It was a bomb blast on the other side of the world that inspired Jennifer Elaine-Connsalvi Hodges ’16 to become a speech-language pathologist. Before coming to Pacific Hodges earned a bachelor of arts in child and adolescent development from San Francisco State University in 2008 and worked at the Ronald McDonald House. “While working at the Ronald McDonald House in San Francisco I met a 1 year old child from Baghdad who had become deaf due to a bomb exploding near his home,” said Hodges. “A non-profit called No More Victims flew him and his father to the United States and sponsored a cochlear implant for him.”
Hodges continues, “They stayed at the Ronald McDonald House for a year and a half. I witnessed the SLP working with him day in and day out after the implant. I’ve been blessed in my life to see a variety of beautiful things across the globe, but this experience far exceeds all else. Here was an innocent child of war who lost the ability to hear because of an American bomb drop. I was watching him sit in San Francisco with an American SLP who was completely volunteering her time to help in his rehabilitation. His mother and younger brother were stuck in Jordan for two years due to visa issues. I took the father and son to the airport to pick up their wife and mother two years later after the rehab and cochlear implant. I watched the reunification of a family that had fallen victim to the worst parts of humanity. He was able to speak and hear his mother. The tears just wouldn’t stop from all parties. That experience planted a seed that I just couldn’t shake; I wanted to help people take their God-given right to communicate.”
Hodges revealed her academic challenges when she started college at Rancho Santiago Community College, “I started from the beginning at the local junior college with really low math and English courses and retaught myself basic concepts. I struggled and changed my major a couple times, but I began to learn how I learn and the lights went on.” She found that the key to her academic success was understanding her personal learning style and creating a strategy for studying. She explains, “I needed silence to study, good lighting, repetition, visual, tactile and audio for information input. That took discipline, time, effort and sacrifice. Once I started seeing the results of my efforts I realized it wasn’t that I wasn’t smart, it was that I didn’t prioritize my learning nor did I understand how I learned.”
Being accepted to Pacific’s speech-language pathology (SLP) program was a decisive turning point. She shares, “Earning my way into University of the Pacific was one of the biggest and scariest accomplishments of my life. Little did I know it was just the medicine I needed. […] I felt like an equally contributing member of group work. I also had intriguing conversations with my incredible professors who always took the time to explain a topic or question me further to challenge my understanding. I came out of my Pacific coursework more confident than ever. Whatever obstacles come my way in the future I know not only will my creativity and social skills carry me, but I can also rely on my intellect that Pacific helped me realize.”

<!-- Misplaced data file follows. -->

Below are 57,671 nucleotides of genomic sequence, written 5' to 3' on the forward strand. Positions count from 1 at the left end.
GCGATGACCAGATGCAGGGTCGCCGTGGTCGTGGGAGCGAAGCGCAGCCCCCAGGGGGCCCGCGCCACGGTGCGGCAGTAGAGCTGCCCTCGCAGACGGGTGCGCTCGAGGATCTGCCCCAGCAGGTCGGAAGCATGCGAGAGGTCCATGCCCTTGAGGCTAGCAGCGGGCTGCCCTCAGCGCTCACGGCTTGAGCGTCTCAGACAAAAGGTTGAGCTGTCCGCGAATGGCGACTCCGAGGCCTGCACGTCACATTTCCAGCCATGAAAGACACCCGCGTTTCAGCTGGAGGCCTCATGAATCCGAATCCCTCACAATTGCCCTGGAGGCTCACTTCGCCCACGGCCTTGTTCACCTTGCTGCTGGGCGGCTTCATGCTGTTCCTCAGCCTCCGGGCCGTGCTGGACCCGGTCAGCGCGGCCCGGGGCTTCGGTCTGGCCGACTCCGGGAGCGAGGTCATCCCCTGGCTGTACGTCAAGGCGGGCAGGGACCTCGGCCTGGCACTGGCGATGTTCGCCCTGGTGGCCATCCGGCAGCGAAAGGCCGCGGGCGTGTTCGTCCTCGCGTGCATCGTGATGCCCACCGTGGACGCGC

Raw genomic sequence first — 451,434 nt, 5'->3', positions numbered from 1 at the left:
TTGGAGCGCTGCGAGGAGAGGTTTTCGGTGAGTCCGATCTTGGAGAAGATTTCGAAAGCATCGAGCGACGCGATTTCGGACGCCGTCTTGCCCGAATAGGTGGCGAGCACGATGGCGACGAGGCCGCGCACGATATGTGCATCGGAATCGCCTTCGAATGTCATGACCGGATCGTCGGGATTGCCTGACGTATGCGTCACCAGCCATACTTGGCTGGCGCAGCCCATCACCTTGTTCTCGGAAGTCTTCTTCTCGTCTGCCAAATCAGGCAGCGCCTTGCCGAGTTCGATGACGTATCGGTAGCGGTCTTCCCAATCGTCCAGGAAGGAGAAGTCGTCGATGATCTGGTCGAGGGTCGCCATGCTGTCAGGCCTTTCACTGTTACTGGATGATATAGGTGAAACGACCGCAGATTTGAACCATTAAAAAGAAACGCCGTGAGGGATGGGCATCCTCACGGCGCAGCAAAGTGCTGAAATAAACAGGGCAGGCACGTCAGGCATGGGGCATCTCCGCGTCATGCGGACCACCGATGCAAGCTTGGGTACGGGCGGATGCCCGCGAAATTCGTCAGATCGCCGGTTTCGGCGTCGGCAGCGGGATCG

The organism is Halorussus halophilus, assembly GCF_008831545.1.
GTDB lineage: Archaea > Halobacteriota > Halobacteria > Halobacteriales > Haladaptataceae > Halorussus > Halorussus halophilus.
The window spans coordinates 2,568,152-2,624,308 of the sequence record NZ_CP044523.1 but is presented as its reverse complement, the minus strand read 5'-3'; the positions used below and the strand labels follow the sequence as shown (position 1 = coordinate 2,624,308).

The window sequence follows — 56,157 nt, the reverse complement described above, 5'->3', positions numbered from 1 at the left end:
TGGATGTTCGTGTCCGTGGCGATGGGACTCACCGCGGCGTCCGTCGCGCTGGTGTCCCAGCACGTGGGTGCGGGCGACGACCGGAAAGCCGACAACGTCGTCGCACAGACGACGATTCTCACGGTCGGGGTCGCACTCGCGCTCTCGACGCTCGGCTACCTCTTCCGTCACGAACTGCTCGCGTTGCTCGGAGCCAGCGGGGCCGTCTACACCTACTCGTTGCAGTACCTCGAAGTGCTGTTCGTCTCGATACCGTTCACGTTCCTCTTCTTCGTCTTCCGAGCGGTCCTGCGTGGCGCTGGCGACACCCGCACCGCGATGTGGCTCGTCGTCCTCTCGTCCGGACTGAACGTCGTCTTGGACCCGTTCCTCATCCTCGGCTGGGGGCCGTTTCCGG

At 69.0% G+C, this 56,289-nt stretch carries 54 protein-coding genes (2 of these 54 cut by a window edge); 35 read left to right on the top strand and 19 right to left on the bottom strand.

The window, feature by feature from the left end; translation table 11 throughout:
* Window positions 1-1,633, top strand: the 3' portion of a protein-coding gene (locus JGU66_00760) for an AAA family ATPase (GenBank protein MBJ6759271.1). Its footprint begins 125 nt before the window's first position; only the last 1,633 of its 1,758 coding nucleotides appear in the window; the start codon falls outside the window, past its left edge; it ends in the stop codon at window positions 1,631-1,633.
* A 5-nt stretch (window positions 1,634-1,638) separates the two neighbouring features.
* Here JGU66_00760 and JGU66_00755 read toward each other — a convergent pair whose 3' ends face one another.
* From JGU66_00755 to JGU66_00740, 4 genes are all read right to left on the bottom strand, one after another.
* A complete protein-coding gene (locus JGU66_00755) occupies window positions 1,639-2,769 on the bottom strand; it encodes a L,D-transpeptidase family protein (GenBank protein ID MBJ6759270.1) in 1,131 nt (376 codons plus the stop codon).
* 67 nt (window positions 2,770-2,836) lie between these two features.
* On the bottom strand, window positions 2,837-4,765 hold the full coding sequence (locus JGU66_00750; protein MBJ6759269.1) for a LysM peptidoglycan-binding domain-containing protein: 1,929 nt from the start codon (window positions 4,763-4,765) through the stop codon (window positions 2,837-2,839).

Hodges is the recipient of the Janet Nimtz Endowed Scholarship, which is awarded to an individual who plans to complete a medical internship. Pursuing her career goals required a significant financial investment. “This scholarship made a significant difference in my attitude about my debt,” said Hodges. Her plans after graduation are to pursue a career in rehabilitation. By making what she has invested in her education mentally easier to handle, it is easier for her to focus on working toward her goals of helping clients regain their communication skills.
Balancing life and the rigors of graduate school is challenging, but Hodges is undeterred and continues to pursue to her passions. In addition to working weekends at a restaurant in San Francisco, she is the president of a non-profit organization called Le Donne d’Italia. She founded Le Donne d’Italia in the North Beach district of San Francisco to promote and preserve Italian culture and Italian female heritage.
When asked if she would recommend SLP as a career Hodges exclaimed, “Do it! Not only will you always have a job that makes you feel like you’re contributing to the world, but you’ll also never get bored. I have yet to find another career that is so versatile.”
By Susan Webster